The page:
Climate Change May Bring Severe Weather Across The Country
Storm Damage

Government Says That Climate Change May Bring Severe Weather Across The US

A new government report is warning that the United States could see even more frequent severe weather scenarios including heat waves and massive storms for several decades to come as climate change results in higher temperatures across the board than what has originally been planned for. The Third National Climate Assessment, which is a scientific study to advise US policymakers, went on to explain that carbon emissions have been a major cause of climate change, which is a source of considerable controversy among some lawmakers on the hill.

The study makes some bold statements, including that “Evidence for climate change abounds, from the top of the atmosphere to the depths of the oceans. The sum total of this evidence tells and unambiguous story… the planet is warming.” It goes on to say that there was strong evidence that human activity had already doubled the probability of extreme heat on the order of that seen in Texas and Oklahoma in the summer of 2011.

The report warns that climate change poses a significant risk to human health and well being in a number of ways. This includes more frequent storms, wildfires, disease, and deteriorating air quality. Rising sea levels have already caused damage to infrastructure in several locations, and continued climate change could reduce the reliability of water supplies, most notably in the southern half of the United States and the Great Plains.

US agriculture is likely to remain resilient throughout the next 25 or so years, however yields of major crops may start seeing a decline by mid-century, and the continuously warming oceans may pose a threat to a number of fish populations.  The report says that additional climate change is not unavoidable, but that the United States could still decide how much to allow based on the actions of both policymakers and industry heads.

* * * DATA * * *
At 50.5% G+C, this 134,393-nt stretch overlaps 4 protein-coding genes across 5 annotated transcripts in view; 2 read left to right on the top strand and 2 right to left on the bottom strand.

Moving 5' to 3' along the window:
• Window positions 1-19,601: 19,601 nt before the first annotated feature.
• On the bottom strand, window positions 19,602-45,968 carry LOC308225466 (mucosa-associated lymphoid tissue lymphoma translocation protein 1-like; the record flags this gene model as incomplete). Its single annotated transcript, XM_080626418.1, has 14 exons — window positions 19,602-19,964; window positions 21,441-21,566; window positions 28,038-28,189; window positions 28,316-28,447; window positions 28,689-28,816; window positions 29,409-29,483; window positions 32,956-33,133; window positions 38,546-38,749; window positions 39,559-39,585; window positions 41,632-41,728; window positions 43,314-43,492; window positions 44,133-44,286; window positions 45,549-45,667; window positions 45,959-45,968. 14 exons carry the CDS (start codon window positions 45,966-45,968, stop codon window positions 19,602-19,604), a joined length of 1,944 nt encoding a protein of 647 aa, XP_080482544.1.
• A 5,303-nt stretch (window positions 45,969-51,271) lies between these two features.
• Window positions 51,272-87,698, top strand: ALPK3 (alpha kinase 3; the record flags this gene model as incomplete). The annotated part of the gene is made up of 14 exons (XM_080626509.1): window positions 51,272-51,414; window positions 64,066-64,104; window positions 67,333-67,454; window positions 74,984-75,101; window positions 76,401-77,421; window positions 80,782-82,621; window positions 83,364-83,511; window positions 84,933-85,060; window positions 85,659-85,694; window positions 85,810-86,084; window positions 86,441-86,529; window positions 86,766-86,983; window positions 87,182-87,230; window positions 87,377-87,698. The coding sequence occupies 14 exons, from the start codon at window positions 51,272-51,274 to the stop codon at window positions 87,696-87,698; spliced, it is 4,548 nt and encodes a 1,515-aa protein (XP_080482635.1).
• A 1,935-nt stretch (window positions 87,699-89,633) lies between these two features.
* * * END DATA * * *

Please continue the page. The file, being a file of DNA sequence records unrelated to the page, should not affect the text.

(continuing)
The draft assessment was released just three days after the National Oceanic and Atmospheric Administration said that 2012 was the warmest year on record in the continental United States and also ranked second for severe weather events. There are hopes that the news contained in this report will be enough to bring some fresh momentum into efforts to combat the effects of climate change.

“Climate change is taking its toll on people and their economies, and will only become more intense without a strong and rapid response here in the United States and around the globe,” Andrew Steer, president of the World Resources Institute, said in a statement.

World Bank President Jim Yong Kim released a report in November warning of catastrophic consequences if no serious action was taken, saying that climate change evidence is “overwhelming”.

“If you have a three-year-old child, or if you have a three-year-old grandchild, what you’ve got to understand is, if we don’t act aggressively on climate change, the world they live in will be daily fights over access to water, daily fights over access to food,” he said.

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